Tony was breathing hard by the time he got back to his street. As he came to a stop in front of his building, he pulled his cell phone out of the armband he wore and tugged the headphones out of the jack. Looking at the clock, he noted he'd set a new personal best for three miles. Well, personal best for this stage in life. He wasn't going to win any races, but he was improving steadily since he'd started running every morning a few weeks earlier. It gave him time to gather his thoughts and get rid of tension, which was well needed since the whole mess with his Black Op.
He nodded hello to the man at the front desk, and went up to his floor. He reached into the pocket on his armband for his key. The little neoprene pouch was empty. Oh shit. Where was the key? He'd had it in in his hand as he stood at the kitchen table munching on a banana. He was about to put it into the pocket like he always did…and he didn't have his headphones. He went back into the living room to get them…putting the key down on the kitchen table while he did it.
And he'd left it there.
Fuck, fuck fuck.
His new time record had left him with plenty of time to shower and get himself to work. He reached his door and tried the knob. Locked. He hadn't expected it to be open, but it seemed silly not to at least try it. He couldn't pick the lock even if he had a tool. For all the times Ziva claimed his lock was an easy design, he'd never been able to do it. But Ziva could…
He wondered if she'd kick his ass for calling at 6:45 in the morning. Who was he kidding? She was certainly up. Ziva had long touted the joy of an early morning run. Though she might kick his ass for interrupting her run.
With a sigh, he slid down the wall to sit. He swiped his finger across the screen to bring up his favorites list, and jabbed her photo with his pointer finger on the touchscreen. As it dialed, he lifted it to his ear.
"Yes?" she answered with a sigh.
"Good morning," Tony started with, sounding as cheery as possible.
"What do you want?" she asked, cutting the pleasantries.
"What are you doing right now?" he ask sheepishly.
"What do you want?" she asked again. Her breath was a little choppy. He'd definitely interrupted her run. Better to cut to the chase before she got really pissed off at him.
"I locked myself out," he admitted.
She snorted a laugh.
"I thought I had my key," he sighed.
"You are certain it is in your apartment?"
"Yes," he answered quickly. "Well, I'm pretty sure its there…"
Ziva huffed a sigh.
"But if it's not, I have a spare I can take with me. That's definitely in the apartment." He left out that he'd made this particular key with the idea that he'd give it to her. He figured that if she could let herself in whenever she wanted to by picking the lock, she might as well have a real key. He hadn't yet found a casual enough way to actually give it to her.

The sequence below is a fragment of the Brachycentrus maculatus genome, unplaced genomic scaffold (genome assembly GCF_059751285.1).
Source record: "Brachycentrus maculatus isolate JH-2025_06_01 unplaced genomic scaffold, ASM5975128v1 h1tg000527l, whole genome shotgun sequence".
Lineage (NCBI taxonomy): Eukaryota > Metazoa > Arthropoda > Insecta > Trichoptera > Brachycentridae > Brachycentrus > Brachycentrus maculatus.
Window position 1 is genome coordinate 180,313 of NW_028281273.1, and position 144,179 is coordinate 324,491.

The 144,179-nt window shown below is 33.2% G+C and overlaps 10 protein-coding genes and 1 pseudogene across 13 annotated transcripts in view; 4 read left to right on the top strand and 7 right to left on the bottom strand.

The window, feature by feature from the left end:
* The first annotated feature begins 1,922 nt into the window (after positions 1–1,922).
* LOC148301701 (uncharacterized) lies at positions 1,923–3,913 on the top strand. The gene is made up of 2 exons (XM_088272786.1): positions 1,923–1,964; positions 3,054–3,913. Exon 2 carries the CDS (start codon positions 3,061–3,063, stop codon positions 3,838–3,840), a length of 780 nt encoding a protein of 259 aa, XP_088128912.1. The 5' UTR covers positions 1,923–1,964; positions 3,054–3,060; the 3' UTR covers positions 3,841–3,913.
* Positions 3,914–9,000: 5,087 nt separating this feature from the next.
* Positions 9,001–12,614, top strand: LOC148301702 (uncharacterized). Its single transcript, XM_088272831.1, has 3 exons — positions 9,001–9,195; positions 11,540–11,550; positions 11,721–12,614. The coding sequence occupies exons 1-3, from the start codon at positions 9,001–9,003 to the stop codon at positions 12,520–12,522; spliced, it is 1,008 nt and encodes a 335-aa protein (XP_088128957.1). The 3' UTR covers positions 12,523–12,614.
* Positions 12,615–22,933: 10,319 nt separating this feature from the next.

"I am almost home. Half a mile," Ziva told him. "I will be there shortly." And she hung up.
Tony was still sitting on the floor, playing Angry Birds on his phone, when Ziva appeared in the hallway. She was still dressed for run, with her backpack slung over her shoulder. He smiled as he realized that she'd placed a higher priority on helping him out than on getting ready for the day.
She looked him over appraisingly. "How was your run this morning?"
He pocketed the phone and pushed himself up with a grunt. Sitting on the floor for fifteen minutes has caused him to stiffen up.
"That well?" she chuckled, offering her hand to help him up.
He took it with a scowl. "It was a new personal best. Then I sat here. Not a good choice."
"Time?" she asked.
"Now?" he asked confused.
She rolled her eyes. "Your run. You said you set a new personal best."
He hesitated. She'd run every day as long as he'd known her. His time would just seem sad compared to hers. "I only just a started running again. Three weeks ago."
She nodded, pulling her lock picking set from the pocket of her bag. "Distance and time."
"Three miles. Twenty-one minutes," he told her.
She nodded, no sign of mocking on her face. "Seven minutes a mile. Where were you three weeks ago?"
He smiled. He felt better talking about the improvement than about the raw numbers. "The first day was twenty-five."
"Nice job," she told him, turning to the lock. He could tell she meant it. With a few quick movements, she had the door open. "I do the dumbest things for you," she laughed.
"You love it," he teased as he crossed in, the words out of his mouth before he really thought about them.
She turned to face him, with an amused expression on her face. Their eyes locked for several intense moments. A mere foot of space separated them. It would be so easy to just close that space. But as much as he wanted to, he wasn't ready to. The Black Op had shaken him more than he cared to admit, and he needed to process that before he could think about actually taking things to a new level with Ziva.
"Thank you," he said, kissing her forehead and crossing past her into the apartment. The moment was gone as quickly as it came.
"I need to change," she declared. Tony sat on the kitchen table fiddling with the wayward key and watched her head for his bedroom with a familiarity he could certainly get used to seeing.